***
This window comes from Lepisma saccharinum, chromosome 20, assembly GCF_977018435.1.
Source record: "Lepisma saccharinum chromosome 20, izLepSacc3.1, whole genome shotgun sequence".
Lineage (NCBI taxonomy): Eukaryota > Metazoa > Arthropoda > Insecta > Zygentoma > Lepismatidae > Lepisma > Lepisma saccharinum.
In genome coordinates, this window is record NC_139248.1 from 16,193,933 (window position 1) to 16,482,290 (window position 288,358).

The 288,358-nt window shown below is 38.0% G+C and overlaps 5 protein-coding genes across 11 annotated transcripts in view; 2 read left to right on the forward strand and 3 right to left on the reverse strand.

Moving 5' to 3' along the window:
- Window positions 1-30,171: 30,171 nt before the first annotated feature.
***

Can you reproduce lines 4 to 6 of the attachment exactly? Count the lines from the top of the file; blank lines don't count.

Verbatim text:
In genome coordinates, this window is record NC_139248.1 from 16,193,933 (window position 1) to 16,482,290 (window position 288,358).

The 288,358-nt window shown below is 38.0% G+C and overlaps 5 protein-coding genes across 11 annotated transcripts in view; 2 read left to right on the forward strand and 3 right to left on the reverse strand.

Moving 5' to 3' along the window: